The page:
The Grayville City Council approved a tentative budget that would leave the city with a slightly above $50,000 surplus during a special meeting on Monday, March 16.
According to the budget approved by the council, the city would end Fiscal Year 2021 $53,365 in the black. The budget hinges on revenue generated from its utilities services, as they are projected to bring in $2,353,335 against $2,225,070 in expenses.
The largest projected gains are expected to be made in the city’s water fund, with $109,658 in net growth predicted. That weighs $1,132,800 in projected revenue against $1,023,142 in anticipated expenditures. It should be noted, however, that $100,000 in expected capital expenses knocks the fund’s surplus down to $9,658.
The gas fund is also likely to see significant gains, as its $844,100 in projected revenue would surpass the $786,844 in expected expenses for a surplus of $57,256.
The city’s general fund is expected to have a health year as well, thanks to $100,000 in gains in capital expenses toward its street fund. Those additional funds would flip a loss of $71,590 to a gain of $28,410.
The general fund is projected to receive $1,012,985, but pay out $1,084,575 in expenditures in addition to the $100,000 capital expense gainer.
The cemetery fund is the largest spending culprit within the general fund, as expenditures for the fund are expected to reach $105,521, with projected revenue climbing to only $49,400, a loss of $56,121. The parks and library funds are also planned to operate at losses of $38,143 and $33,782, respectively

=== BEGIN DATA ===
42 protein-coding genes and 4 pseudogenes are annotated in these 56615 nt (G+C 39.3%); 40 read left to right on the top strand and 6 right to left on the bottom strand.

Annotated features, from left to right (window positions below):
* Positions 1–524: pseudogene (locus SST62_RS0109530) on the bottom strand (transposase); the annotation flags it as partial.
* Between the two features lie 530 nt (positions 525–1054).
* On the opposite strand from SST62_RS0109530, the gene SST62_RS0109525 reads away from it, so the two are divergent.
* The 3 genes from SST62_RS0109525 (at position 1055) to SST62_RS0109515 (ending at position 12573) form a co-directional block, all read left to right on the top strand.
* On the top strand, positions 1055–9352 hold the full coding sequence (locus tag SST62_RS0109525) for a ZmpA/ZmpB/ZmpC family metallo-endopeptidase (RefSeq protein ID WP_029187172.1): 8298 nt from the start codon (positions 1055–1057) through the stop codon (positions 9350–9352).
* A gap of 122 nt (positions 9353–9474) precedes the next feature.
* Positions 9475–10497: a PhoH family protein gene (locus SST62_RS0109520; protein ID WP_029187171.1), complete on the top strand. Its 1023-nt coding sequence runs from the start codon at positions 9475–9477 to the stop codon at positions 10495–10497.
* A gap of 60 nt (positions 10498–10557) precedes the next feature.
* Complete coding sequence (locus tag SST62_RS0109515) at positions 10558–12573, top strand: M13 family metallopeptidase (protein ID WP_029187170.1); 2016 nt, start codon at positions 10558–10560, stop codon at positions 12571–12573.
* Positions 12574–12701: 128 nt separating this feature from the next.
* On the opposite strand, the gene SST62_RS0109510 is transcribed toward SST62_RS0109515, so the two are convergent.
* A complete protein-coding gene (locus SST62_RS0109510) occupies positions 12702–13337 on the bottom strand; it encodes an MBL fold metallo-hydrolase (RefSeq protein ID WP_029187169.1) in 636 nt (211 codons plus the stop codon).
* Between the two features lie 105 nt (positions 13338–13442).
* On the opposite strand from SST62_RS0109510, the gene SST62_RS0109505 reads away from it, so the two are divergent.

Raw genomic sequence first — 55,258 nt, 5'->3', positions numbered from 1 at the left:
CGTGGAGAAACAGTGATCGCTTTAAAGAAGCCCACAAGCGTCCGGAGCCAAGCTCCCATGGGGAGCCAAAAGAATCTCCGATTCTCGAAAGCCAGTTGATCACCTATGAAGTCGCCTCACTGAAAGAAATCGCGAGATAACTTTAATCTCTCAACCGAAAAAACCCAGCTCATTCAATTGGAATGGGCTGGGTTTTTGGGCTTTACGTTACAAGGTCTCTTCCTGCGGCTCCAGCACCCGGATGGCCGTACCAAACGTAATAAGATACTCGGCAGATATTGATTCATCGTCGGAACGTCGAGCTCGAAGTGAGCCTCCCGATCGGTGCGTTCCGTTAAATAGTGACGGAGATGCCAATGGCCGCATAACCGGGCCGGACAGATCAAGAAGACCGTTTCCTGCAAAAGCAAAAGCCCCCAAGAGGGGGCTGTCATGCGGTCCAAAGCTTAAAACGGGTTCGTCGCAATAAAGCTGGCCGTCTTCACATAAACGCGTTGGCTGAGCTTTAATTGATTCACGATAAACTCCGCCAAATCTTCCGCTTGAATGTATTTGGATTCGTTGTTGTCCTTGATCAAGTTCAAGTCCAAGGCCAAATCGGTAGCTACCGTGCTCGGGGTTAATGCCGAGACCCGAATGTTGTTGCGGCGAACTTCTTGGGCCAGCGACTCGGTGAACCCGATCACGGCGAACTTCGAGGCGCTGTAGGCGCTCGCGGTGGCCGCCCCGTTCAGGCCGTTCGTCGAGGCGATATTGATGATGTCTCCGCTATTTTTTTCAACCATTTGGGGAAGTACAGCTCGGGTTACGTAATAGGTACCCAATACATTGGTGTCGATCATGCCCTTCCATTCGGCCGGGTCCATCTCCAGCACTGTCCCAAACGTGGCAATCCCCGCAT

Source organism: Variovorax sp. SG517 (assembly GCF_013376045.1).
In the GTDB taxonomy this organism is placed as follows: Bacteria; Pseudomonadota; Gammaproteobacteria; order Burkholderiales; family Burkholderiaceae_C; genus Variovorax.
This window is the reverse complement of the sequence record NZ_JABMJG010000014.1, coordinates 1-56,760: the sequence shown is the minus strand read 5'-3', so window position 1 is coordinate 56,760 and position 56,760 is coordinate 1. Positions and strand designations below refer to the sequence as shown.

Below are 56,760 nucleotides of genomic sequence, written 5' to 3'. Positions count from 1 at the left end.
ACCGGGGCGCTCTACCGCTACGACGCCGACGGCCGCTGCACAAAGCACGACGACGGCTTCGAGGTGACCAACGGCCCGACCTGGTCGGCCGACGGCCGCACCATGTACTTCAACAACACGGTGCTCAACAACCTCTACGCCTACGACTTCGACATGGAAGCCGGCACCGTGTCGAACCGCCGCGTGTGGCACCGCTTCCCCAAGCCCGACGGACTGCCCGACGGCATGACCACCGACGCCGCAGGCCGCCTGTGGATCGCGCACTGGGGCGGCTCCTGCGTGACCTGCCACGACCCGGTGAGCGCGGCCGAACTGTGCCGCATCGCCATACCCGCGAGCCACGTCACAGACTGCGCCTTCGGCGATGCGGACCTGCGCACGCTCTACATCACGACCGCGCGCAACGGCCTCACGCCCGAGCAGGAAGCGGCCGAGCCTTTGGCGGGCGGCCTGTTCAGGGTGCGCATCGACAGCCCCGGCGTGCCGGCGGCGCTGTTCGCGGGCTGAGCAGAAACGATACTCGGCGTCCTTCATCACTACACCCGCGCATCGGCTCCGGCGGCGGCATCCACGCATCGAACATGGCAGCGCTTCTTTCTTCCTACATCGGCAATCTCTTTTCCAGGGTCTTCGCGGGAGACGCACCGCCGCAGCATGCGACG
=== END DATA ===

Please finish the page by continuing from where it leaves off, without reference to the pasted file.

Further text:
The park fund pits $33,900 in revenue against expenditures of $72,045, while the library fund pairs $69,510 in revenue with $103,292 in expenses.
The tentative budget will be on a display for 30 days from the date of its passing, with a public hearing on the document slated for April 27 at 6:45 p.m., just prior to the council’s second April regular session. The council would be legally able to pass the budget at that regular session, should it appear on the meeting’s agenda.
In other action, the council:
*approved a pair of five-year, three percent interest revolving loans of $15,000 to local businesses Downs Pizza and Mandy’s Restaurant.
*approved a TIF 2 request from Mandy’s Restaurant for up to $25,000, with the grant being allowed to cover up to 50 percent of eligible costs.
*elected to borrow against one of the city’s certificates of deposit, rather than cashing one out, in order to cover costs associated with the emergency gas line relocations project, which is estimated to come with a price tag of up to $200,000.